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Out of the Question

19 December 2006

Your answers

What evidence is there that Christ ever baptised children?

The gracious love of Jesus for infants and children is duly reflected in the Gospels, but with not a shred of evidence that he ever baptised them. The implicit suggestion in the question, that Jesus may in fact have baptised infants, probably stems from the widespread but quite mistaken view that his act of blessing the children brought to him was a baptism.

This well-known episode in Christ’s ministry was treasured, retold, and suitably edited in such a fashion as to associate it closely with infant baptism: maybe it was originally used, as it was subsequently, to defend the practice against opponents. Notably in Mark 10.13-16, several details confirm this baptismal setting: e.g., the indignation of Jesus (unique in the Gospels) with those who wanted to withhold infants from him; the embrace in his arms, as in the ministry of baptism to infants; and the hands laid on them, as in developing rites of Christian initiation in the apostolic age. The famous command to “forbid them not” also seems to be a deliberate allusion to a formula regularly used at baptisms, as we learn from Acts 8.38 and 10.47.

The Church claimed this story — not without justification — as a sanction, if not a dominical mandate, for infant baptism, because it enshrined the important principle that baptismal grace, no less than the gift of the Kingdom itself in our Lord’s teaching, is intended for the weak and helpless, of whom infants are typically representative.

The prominence given to Mark’s version of the Gospel story in successive editions of the Book of Common Prayer (replacing the use of Matthew in the Sarum Rite), coupled with the exhortation based on it (for which Cranmer was largely indebted to Hermann of Cologne, who was doing battle with Anabaptists), may help to explain how it often came to be misinterpreted. It is significant therefore that, to avoid any such confusion, it has been omitted in the revised services of infant baptism.
(Canon) Terry Palmer
Magor, Monmouthshire

Quite to the contrary, the evidence is that he never baptised anybody. In John 4.1-2, we read: “‘Jesus is making and baptising more disciples than John’ — although it was not Jesus himself but his disciples who baptised.”

  At that date, Jesus was in a way continuing the ministry of John, and there is no evidence that either baptised children.

Moving on to the apostolic period, however, there are four cases of baptism of families — Acts 10.47 (11.14), 16.15, 16.33, and 1 Corinthians 1.16 — and in two of these an “entire family” was baptised. It is inconceivable that this would not have included children.
Christopher Haffner (Reader)
East Molesey, Surrey

The New Testament indicates that Christ gave the apostles, and therefore the Church, the duty of admitting members by the rite of baptism.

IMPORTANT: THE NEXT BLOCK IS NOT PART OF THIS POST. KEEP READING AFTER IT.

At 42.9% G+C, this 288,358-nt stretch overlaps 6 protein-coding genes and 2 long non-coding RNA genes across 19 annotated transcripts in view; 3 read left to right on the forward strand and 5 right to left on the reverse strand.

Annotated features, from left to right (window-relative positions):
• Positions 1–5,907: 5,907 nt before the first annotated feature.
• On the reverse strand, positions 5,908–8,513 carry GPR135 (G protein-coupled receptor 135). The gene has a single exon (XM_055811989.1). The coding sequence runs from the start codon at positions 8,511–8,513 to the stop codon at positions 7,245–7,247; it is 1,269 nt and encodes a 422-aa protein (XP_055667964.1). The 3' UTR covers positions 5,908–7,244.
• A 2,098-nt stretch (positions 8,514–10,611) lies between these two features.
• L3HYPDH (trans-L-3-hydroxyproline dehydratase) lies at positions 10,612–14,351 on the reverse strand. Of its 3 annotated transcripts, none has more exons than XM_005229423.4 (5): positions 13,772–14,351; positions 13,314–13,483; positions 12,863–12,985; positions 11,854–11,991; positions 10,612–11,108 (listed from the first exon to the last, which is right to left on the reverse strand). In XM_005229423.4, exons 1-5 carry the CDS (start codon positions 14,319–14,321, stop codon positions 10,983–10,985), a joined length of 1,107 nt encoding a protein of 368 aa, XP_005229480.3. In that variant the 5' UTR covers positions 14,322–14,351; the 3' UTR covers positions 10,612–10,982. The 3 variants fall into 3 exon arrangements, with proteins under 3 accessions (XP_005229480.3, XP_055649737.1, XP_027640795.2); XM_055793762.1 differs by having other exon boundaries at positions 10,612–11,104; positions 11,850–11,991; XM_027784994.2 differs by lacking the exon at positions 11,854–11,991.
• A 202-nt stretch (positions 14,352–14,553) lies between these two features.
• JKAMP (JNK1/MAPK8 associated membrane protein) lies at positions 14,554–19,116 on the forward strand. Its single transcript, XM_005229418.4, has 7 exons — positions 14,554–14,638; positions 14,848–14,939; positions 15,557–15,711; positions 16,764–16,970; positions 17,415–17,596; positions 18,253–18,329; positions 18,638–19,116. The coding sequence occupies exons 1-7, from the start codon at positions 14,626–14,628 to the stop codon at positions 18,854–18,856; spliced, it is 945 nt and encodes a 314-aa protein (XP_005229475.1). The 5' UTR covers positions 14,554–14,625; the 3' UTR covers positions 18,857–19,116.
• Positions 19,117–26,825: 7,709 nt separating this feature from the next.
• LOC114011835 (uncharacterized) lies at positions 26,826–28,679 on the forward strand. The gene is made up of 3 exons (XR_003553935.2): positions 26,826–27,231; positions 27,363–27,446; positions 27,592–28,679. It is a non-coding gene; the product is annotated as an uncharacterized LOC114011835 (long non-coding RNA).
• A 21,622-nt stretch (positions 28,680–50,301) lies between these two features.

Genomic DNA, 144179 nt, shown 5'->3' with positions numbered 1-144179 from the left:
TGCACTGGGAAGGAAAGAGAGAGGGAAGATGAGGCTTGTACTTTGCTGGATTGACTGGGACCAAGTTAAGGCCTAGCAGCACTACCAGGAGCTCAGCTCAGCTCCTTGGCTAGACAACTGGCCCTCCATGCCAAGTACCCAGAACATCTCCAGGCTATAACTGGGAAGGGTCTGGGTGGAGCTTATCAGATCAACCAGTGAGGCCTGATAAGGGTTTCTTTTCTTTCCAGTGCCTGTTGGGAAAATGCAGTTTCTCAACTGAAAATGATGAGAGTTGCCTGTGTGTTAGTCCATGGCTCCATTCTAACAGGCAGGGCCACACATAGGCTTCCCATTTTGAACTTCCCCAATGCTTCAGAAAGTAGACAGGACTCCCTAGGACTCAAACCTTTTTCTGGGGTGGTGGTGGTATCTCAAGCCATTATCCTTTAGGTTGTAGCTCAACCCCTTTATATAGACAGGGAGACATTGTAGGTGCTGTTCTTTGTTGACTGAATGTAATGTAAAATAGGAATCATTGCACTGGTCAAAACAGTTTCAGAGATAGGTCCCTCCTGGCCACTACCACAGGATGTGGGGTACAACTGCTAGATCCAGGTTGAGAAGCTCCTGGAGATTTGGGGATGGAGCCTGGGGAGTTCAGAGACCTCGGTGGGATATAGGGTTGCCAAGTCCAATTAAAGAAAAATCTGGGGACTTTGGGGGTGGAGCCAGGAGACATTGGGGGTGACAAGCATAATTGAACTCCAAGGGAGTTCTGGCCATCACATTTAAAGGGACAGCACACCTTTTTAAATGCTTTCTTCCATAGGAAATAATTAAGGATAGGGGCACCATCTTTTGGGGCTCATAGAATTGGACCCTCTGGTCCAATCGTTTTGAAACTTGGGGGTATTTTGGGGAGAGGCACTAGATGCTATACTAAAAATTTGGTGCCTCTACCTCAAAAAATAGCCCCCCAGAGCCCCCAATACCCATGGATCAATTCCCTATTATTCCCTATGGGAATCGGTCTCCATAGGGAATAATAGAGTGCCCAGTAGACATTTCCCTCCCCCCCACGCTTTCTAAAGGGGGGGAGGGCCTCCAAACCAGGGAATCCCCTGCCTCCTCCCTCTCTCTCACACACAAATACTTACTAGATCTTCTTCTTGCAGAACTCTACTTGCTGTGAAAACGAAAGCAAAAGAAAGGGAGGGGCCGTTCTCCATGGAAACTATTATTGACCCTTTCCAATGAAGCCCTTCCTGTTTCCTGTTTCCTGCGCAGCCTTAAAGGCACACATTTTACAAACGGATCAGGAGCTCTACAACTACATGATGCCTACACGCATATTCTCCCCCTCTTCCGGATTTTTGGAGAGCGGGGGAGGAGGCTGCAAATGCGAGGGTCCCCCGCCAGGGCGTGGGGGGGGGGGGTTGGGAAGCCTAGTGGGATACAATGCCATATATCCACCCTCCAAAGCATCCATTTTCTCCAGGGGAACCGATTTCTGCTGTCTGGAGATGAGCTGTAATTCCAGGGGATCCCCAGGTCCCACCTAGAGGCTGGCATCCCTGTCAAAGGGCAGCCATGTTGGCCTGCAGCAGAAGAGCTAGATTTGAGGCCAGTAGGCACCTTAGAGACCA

The Early Church had no scripture other than what we call the Old Testament. It seems to have been recognised that baptism was a rite of initiation equivalent to the sacramental rite of circumcision. See, for example, Colossians 2.11 and 2.12.

As there were no instructions to the contrary, it appears that it was therefore assumed that what applied to circumcision applied to baptism. Therefore, since infant boys were circumcised usually at eight days old, it was taken that infants (both boys and girls) could be baptised. That the apostles did in fact baptise infants is shown by the example of St Polycarp, who was a disciple of the apostle John.

Polycarp claimed at the age of 86 that he had been a Christian for 86 years. Taking into account his view of the Church and being a member, this is evidence that he was baptised as an infant, probably by the apostle himself.
(Prebendary) A. J. Vincent
Redruth, Cornwall

Your questions

Our parish clerk insists that marriage couples have their banns read and are married in the name that appears on their baptism certificate. But one of our churchwardens, who is a solicitor, says that the correct name to use is the actual name by which people are known. Who is right? J. B.

“There is little good in filling churches with people who go out exactly the same way as they came in: the call of the Church is not to fill churches but to fill heaven” (Father Andrew). For a bibliography, I need this author’s full name, and the origin of this quotation, with date and page reference. D. G. H.

We have just celebrated Gaudete Sunday and lit the pink candle on the Advent wreath. Does any church still use pink vestments on this day, and does any church have a pink set it never now uses? A. W.

If the church organist posts a critical and offensive comment about the family service and the vicar on a “blog” for organists, what action should a PCC member take in support of the vicar? J. G. M.


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